We propose a drifting-coefficient model to empirically study the effect of money on output growth in Canada and to examine the role of prevailing financial conditions for that relationship. We show that such a time-varying approach can be a useful way of modelling the impact of money on growth, and can partly reconcile the lack of concensus in the literature on the question of whether money affects growth.
We propose alternative single-equation semi-structural models for forecasting inflation in Canada, whereby structural New Keynesian models are combined with time-series features in the data. Several marginal cost measures are used, including one that in addition to unit labour cost also integrates relative price shocks known to play an important role in open-economies.
Inflation-targeting central banks around the world often state their inflation objectives with regard to the consumer price index (CPI). Yet the literature on optimal monetary policy based on models with nominal rigidities and more than one sector suggests that CPI inflation is not always the best choice from a social welfare perspective.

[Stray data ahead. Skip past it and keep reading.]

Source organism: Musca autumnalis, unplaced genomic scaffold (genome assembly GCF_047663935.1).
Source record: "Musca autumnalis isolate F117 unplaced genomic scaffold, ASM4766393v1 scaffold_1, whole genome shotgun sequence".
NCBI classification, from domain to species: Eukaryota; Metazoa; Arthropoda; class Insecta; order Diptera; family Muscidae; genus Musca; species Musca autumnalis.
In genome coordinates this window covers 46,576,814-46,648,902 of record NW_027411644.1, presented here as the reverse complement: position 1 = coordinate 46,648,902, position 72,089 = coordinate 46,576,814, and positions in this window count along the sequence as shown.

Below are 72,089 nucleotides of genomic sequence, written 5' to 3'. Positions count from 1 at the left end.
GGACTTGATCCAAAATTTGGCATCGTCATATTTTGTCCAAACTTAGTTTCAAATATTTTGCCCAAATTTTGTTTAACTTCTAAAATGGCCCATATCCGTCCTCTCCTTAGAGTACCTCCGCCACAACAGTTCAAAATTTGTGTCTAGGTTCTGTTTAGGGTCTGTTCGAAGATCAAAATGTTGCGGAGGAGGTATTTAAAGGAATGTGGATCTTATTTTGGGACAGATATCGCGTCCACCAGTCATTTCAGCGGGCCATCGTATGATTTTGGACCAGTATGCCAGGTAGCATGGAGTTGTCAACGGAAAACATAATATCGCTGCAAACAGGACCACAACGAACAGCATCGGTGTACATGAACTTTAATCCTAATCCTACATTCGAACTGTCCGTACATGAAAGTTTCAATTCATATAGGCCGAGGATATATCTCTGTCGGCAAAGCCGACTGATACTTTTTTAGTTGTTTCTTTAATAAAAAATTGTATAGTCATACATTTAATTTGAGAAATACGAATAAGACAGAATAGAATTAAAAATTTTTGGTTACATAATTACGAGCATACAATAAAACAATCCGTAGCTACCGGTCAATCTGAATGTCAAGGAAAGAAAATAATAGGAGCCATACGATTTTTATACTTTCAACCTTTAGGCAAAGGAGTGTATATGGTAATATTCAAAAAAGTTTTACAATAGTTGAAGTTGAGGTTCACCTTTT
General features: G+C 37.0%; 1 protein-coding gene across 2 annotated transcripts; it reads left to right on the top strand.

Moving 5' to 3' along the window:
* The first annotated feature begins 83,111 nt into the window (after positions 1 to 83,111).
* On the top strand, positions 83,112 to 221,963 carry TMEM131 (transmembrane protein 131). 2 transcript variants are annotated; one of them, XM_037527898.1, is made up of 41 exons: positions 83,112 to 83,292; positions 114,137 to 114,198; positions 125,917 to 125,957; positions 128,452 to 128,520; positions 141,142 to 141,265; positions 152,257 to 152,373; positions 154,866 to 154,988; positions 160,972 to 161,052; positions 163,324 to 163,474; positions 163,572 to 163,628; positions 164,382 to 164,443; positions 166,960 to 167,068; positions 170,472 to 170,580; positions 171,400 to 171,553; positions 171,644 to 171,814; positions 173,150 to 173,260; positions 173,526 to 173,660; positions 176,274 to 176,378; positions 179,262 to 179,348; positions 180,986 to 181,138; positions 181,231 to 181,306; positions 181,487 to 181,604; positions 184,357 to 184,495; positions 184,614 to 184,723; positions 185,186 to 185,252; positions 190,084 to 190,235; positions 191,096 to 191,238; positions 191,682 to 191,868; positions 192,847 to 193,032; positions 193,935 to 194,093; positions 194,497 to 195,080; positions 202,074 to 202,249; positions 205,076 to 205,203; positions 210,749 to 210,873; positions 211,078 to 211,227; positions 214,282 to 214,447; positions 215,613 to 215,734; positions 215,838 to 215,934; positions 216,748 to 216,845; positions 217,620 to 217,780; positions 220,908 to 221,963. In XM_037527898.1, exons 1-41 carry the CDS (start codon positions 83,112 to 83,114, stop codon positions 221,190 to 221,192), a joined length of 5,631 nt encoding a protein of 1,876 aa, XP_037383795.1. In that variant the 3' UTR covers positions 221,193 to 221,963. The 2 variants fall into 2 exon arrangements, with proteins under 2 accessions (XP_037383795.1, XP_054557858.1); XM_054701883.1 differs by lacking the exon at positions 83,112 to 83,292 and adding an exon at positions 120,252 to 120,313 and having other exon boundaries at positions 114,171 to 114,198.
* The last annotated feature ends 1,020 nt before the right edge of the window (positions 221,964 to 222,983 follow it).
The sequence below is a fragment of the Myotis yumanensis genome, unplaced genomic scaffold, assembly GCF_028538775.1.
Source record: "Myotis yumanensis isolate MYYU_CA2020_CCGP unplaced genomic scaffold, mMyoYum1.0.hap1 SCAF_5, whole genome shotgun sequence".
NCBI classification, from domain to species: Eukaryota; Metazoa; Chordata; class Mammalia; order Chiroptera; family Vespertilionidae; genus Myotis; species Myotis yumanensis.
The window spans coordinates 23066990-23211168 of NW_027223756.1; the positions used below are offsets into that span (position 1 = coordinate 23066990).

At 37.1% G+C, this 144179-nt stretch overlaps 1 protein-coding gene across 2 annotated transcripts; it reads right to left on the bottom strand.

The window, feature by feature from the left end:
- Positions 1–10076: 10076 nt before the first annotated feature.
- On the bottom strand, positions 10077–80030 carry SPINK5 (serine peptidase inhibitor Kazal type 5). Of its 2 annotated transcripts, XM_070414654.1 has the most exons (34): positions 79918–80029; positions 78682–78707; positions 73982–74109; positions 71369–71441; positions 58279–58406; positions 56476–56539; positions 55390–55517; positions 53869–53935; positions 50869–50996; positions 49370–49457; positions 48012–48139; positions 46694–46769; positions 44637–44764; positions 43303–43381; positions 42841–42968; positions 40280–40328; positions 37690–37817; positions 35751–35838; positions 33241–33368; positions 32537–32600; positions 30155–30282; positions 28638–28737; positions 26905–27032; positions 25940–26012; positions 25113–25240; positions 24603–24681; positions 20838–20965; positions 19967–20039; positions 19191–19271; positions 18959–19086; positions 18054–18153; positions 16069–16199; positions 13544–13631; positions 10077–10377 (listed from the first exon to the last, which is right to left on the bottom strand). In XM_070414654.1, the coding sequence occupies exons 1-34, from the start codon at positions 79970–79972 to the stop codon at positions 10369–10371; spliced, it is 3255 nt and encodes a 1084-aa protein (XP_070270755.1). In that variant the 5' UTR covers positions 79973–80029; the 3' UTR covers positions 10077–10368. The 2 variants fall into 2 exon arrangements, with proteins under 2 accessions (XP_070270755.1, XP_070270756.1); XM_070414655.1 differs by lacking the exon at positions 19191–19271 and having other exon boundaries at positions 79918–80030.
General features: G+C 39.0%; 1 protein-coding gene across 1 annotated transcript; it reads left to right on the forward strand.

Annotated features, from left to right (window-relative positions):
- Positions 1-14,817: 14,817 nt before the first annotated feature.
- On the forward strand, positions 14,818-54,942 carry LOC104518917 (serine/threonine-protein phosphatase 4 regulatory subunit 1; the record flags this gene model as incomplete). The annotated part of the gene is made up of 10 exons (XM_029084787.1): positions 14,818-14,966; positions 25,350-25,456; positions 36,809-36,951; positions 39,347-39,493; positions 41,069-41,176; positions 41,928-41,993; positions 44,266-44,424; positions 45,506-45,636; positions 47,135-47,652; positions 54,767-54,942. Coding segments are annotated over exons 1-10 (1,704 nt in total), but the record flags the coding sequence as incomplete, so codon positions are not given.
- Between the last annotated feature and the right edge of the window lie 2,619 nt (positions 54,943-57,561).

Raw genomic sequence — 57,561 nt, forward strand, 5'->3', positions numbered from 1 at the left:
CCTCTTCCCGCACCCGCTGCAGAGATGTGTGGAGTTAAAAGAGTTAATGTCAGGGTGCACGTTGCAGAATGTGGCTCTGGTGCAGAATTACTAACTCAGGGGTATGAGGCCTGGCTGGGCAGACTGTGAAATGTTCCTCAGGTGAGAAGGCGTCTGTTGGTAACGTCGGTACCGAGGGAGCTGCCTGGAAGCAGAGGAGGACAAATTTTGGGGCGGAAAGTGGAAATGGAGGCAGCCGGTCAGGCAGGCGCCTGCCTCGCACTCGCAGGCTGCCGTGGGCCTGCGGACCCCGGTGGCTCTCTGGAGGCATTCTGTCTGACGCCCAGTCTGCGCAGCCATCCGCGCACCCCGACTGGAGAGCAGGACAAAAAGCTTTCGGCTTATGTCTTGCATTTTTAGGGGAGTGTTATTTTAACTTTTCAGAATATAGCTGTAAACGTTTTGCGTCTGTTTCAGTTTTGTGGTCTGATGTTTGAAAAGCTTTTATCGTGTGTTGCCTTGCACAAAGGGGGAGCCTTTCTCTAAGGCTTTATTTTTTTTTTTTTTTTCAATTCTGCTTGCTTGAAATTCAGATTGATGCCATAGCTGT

Real wage rigidities have recently been proposed as a way of building intrinsic persistence in inflation within the context of New Keynesian Phillips Curves. Using two recent illustrative structural models, we evaluate empirically the importance of real wage rigidities in the data and the extent to which such models provide useful information regarding price stickiness.
Weak identification is likely to be prevalent in multi-equation macroeconomic models such as in dynamic stochastic general equilibrium setups. Identification difficulties cause the breakdown of standard asymptotic procedures, making inference unreliable.